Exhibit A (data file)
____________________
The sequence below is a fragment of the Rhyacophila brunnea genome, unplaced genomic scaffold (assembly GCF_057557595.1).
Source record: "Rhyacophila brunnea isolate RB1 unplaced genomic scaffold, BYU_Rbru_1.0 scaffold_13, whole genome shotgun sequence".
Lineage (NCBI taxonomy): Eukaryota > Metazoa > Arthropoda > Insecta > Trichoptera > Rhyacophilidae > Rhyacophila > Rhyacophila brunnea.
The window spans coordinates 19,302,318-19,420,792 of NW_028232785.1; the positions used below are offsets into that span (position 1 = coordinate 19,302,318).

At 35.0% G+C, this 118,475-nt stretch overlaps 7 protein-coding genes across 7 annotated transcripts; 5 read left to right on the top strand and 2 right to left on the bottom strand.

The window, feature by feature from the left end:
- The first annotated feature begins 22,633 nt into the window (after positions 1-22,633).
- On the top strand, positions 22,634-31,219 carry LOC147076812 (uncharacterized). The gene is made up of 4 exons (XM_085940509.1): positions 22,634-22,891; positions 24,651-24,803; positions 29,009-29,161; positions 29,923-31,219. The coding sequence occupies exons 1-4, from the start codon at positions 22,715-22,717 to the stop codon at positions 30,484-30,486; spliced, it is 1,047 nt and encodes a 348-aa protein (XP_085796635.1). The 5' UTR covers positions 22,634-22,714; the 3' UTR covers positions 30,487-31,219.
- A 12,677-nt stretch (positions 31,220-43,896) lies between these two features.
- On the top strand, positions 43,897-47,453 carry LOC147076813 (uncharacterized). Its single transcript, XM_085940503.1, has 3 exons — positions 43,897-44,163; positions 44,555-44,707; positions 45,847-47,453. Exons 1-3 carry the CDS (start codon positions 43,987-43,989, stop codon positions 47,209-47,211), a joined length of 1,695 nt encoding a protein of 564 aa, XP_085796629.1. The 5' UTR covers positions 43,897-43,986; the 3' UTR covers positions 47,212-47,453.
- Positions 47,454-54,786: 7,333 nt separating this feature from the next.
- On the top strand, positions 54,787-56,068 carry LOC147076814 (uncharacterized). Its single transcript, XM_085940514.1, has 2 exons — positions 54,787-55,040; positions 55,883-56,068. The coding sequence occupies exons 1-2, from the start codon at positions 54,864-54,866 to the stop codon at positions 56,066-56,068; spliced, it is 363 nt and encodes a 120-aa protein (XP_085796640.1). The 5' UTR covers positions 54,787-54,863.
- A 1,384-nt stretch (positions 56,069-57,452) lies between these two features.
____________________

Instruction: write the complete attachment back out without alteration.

The sequence below is a fragment of the Rhyacophila brunnea genome, unplaced genomic scaffold (assembly GCF_057557595.1).
Source record: "Rhyacophila brunnea isolate RB1 unplaced genomic scaffold, BYU_Rbru_1.0 scaffold_13, whole genome shotgun sequence".
Lineage (NCBI taxonomy): Eukaryota > Metazoa > Arthropoda > Insecta > Trichoptera > Rhyacophilidae > Rhyacophila > Rhyacophila brunnea.
The window spans coordinates 19,302,318-19,420,792 of NW_028232785.1; the positions used below are offsets into that span (position 1 = coordinate 19,302,318).

At 35.0% G+C, this 118,475-nt stretch overlaps 7 protein-coding genes across 7 annotated transcripts; 5 read left to right on the top strand and 2 right to left on the bottom strand.

The window, feature by feature from the left end:
- The first annotated feature begins 22,633 nt into the window (after positions 1-22,633).
- On the top strand, positions 22,634-31,219 carry LOC147076812 (uncharacterized). The gene is made up of 4 exons (XM_085940509.1): positions 22,634-22,891; positions 24,651-24,803; positions 29,009-29,161; positions 29,923-31,219. The coding sequence occupies exons 1-4, from the start codon at positions 22,715-22,717 to the stop codon at positions 30,484-30,486; spliced, it is 1,047 nt and encodes a 348-aa protein (XP_085796635.1). The 5' UTR covers positions 22,634-22,714; the 3' UTR covers positions 30,487-31,219.
- A 12,677-nt stretch (positions 31,220-43,896) lies between these two features.
- On the top strand, positions 43,897-47,453 carry LOC147076813 (uncharacterized). Its single transcript, XM_085940503.1, has 3 exons — positions 43,897-44,163; positions 44,555-44,707; positions 45,847-47,453. Exons 1-3 carry the CDS (start codon positions 43,987-43,989, stop codon positions 47,209-47,211), a joined length of 1,695 nt encoding a protein of 564 aa, XP_085796629.1. The 5' UTR covers positions 43,897-43,986; the 3' UTR covers positions 47,212-47,453.
- Positions 47,454-54,786: 7,333 nt separating this feature from the next.
- On the top strand, positions 54,787-56,068 carry LOC147076814 (uncharacterized). Its single transcript, XM_085940514.1, has 2 exons — positions 54,787-55,040; positions 55,883-56,068. The coding sequence occupies exons 1-2, from the start codon at positions 54,864-54,866 to the stop codon at positions 56,066-56,068; spliced, it is 363 nt and encodes a 120-aa protein (XP_085796640.1). The 5' UTR covers positions 54,787-54,863.
- A 1,384-nt stretch (positions 56,069-57,452) lies between these two features.